People queue to pay respects at Zojoji temple ahead of private funeral for assassinated former prime minister.
Japanese have turned out in their hundreds to bid farewell to former Prime Minister Shinzo Abe, who dominated the country’s politics before his resignation in 2020, and died after being shot at a campaign rally last week.
Many gathered at the Zojoji temple in Tokyo to pay their respects ahead of a private funeral for Abe, who was 67.
His assassination on Friday by an unemployed man using a homemade gun shocked a nation where both gun crime and political violence are extremely rare.
Keiko Noumi, a 58-year-old teacher, was among those offering prayers and flowers in front of a large photograph of Abe set up inside the temple grounds.
“There was a sense of security when he was the prime minister in charge of the country,” she said. “I really supported him, so this is very unfortunate.”
Abe, who became one of Japan’s most influential post-war politicians, led the country for nearly eight years before he announced in August 2020 that he was resigning because of his health.
“Abe was the face of government,” Jeffrey Hall, an expert in Japanese politics at the Kanda University of International Studies, told Al Jazeera from Tokyo. “For eight years, he was always there. He had a vision of Japan. A vision of a country that would be more proactive in world affairs, [and] more proactive in security, and sought to achieve this by building many strong personal relationships with world leaders.”
The former prime minister’s private funeral is due to start at 1pm local time (04:00 GMT), with the ceremony open only to family and close friends.
Following the funeral, the hearse bearing Abe’s body will be driven through the centre of Tokyo, passing landmarks such as the parliament building that Abe first entered as a young legislator in 1993, and the office from which he led the nation.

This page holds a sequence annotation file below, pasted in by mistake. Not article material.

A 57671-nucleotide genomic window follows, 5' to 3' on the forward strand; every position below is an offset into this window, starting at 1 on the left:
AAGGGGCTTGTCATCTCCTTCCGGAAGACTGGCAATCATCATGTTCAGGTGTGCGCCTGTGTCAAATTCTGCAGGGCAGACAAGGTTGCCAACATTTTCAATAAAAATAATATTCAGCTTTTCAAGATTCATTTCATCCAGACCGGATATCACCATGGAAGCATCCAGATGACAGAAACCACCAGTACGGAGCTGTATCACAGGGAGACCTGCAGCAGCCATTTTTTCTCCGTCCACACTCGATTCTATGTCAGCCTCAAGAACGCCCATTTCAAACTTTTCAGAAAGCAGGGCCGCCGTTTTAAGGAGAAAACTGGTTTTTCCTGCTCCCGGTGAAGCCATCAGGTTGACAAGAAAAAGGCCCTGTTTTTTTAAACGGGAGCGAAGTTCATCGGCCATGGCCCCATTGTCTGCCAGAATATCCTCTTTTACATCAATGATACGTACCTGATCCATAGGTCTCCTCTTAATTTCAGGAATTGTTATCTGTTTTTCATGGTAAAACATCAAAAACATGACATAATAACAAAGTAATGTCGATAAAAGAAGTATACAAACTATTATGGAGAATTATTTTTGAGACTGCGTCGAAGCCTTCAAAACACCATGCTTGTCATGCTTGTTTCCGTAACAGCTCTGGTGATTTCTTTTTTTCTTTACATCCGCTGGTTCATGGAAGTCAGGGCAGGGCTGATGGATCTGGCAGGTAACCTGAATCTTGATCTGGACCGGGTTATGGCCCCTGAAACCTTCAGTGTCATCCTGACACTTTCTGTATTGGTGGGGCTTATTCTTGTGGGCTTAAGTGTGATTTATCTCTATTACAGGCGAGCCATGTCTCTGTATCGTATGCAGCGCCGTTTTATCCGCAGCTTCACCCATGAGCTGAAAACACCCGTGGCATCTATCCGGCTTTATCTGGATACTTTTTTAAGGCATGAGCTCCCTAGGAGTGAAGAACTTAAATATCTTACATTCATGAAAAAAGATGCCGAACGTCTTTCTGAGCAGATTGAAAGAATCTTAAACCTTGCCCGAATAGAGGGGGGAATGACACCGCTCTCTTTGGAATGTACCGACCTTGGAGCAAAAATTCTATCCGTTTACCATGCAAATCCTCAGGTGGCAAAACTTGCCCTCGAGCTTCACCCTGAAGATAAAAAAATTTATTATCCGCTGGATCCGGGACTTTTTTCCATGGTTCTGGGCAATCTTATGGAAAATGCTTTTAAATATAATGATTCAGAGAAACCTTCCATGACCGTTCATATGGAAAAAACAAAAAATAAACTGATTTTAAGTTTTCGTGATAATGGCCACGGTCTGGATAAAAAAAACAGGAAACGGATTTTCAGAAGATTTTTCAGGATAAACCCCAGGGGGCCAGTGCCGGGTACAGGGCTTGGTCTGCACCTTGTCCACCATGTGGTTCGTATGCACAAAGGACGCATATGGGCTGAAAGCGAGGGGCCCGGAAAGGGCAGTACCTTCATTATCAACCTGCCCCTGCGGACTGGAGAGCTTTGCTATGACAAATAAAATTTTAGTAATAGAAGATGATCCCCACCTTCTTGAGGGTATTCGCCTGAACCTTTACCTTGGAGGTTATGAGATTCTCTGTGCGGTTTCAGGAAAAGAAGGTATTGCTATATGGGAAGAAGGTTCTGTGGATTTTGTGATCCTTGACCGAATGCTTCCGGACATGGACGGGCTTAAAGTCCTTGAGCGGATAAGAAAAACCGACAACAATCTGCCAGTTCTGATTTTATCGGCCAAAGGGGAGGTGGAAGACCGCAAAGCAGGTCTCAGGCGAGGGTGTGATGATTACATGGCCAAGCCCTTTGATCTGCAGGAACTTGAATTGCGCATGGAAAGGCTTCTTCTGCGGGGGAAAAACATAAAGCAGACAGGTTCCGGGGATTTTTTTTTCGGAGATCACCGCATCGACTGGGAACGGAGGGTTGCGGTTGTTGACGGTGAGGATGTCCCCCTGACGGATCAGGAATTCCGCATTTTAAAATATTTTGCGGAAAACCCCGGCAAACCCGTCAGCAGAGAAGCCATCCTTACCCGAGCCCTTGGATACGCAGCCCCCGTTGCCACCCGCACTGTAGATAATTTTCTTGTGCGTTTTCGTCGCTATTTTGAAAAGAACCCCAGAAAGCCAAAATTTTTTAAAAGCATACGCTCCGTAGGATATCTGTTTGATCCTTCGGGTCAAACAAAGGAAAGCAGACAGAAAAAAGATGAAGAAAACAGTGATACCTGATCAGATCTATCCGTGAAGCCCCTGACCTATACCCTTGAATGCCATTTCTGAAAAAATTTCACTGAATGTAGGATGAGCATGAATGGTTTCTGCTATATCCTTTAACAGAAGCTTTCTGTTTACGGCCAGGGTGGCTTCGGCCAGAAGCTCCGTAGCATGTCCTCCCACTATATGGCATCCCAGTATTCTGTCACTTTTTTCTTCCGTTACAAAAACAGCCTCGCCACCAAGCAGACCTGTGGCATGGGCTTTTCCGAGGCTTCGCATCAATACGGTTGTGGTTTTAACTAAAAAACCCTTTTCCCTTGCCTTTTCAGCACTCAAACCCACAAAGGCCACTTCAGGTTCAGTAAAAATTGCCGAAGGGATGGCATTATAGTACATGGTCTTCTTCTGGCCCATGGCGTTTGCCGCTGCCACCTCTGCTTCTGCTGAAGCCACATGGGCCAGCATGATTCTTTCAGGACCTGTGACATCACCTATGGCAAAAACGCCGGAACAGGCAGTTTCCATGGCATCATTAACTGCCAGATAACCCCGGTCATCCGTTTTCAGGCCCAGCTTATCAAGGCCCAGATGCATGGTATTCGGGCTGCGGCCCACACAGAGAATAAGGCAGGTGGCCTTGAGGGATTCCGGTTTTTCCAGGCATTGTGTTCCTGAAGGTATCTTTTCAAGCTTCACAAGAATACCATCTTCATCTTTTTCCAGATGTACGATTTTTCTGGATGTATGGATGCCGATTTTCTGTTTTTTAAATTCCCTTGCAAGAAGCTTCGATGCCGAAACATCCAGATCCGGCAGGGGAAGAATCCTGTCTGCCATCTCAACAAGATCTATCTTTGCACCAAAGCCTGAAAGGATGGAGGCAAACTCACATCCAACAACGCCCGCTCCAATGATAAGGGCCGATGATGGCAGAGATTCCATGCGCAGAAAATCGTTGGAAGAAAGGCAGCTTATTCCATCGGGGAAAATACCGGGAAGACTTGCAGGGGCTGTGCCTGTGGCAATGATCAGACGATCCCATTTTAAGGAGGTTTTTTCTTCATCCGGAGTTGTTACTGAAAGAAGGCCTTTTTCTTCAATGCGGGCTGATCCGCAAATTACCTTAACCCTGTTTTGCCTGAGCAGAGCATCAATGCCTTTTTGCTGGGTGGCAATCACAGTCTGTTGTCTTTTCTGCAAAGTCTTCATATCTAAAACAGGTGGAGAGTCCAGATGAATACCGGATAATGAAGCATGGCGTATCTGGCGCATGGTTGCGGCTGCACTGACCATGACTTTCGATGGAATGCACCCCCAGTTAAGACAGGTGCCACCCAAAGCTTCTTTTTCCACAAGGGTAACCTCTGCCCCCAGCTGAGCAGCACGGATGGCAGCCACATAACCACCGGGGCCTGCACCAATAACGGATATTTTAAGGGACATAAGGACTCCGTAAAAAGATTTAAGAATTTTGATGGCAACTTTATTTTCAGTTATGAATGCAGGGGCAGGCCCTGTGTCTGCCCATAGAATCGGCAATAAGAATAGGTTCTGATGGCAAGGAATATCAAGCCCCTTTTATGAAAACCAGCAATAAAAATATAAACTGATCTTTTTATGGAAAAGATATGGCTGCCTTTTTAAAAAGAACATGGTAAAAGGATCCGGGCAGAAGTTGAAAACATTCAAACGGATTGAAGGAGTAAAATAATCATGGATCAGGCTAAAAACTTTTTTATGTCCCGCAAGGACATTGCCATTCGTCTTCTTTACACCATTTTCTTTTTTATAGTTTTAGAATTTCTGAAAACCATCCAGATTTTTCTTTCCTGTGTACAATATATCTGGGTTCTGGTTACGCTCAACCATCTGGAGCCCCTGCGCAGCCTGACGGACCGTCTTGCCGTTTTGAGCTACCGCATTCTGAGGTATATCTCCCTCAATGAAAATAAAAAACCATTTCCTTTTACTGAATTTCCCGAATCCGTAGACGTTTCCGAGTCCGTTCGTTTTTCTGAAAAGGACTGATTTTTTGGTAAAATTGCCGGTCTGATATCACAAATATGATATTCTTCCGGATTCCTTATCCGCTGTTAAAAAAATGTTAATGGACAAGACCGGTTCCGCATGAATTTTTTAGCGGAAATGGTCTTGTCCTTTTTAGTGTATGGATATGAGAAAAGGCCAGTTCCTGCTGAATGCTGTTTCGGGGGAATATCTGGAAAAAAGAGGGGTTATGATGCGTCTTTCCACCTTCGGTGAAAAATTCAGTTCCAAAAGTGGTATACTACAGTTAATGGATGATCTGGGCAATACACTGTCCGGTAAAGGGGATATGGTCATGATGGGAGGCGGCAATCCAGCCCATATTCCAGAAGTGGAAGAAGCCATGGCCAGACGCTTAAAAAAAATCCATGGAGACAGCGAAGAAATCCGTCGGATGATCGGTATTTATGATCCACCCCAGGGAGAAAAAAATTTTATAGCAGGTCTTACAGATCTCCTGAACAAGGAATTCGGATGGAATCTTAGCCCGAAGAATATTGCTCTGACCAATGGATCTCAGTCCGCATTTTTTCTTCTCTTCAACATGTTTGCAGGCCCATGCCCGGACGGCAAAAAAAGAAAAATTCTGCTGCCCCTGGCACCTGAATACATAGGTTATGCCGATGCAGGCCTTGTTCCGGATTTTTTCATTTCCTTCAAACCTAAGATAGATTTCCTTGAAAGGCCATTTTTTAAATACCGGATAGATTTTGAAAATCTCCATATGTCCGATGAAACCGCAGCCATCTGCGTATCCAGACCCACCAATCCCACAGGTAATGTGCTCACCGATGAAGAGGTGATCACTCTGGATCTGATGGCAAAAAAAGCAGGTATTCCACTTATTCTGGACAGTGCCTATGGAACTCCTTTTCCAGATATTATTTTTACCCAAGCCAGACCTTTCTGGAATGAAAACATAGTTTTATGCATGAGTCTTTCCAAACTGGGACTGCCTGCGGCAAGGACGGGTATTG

Since his death, tributes have poured in from international leaders, with US Secretary of State Antony Blinken making a brief stop en route to the United States from Southeast Asia on Monday morning to pay his respects.
Blinken said Abe “did more than anyone to elevate the relationship between the United States and Japan to new heights”.
French President Emmanuel Macron sent his condolences in footage posted on the country’s official presidential Twitter account after he visited the Japanese embassy in Paris.
“I remember all our meetings and work together, especially during my visit [to Japan] in 2019 … I’ve lost a friend,” said a solemn Macron.
“He served his country with great courage, and audacity.”
The suspected killer, arrested at the scene and identified by police as 41-year-old Tetsuya Yamagami, believed Abe had promoted a religious group to which his mother made a “huge donation”, Kyodo news agency has said, citing investigators.
The Unification Church, known for its mass weddings and devoted following, said on Monday the suspect’s mother was one of its members.
Yamagami shot Abe from behind using a 40-cm-long (16-inch) weapon equipped with plastic pellets, according to Kyodo.
He told investigators he watched YouTube tutorials to learn how to make guns, the news agency reported on Tuesday.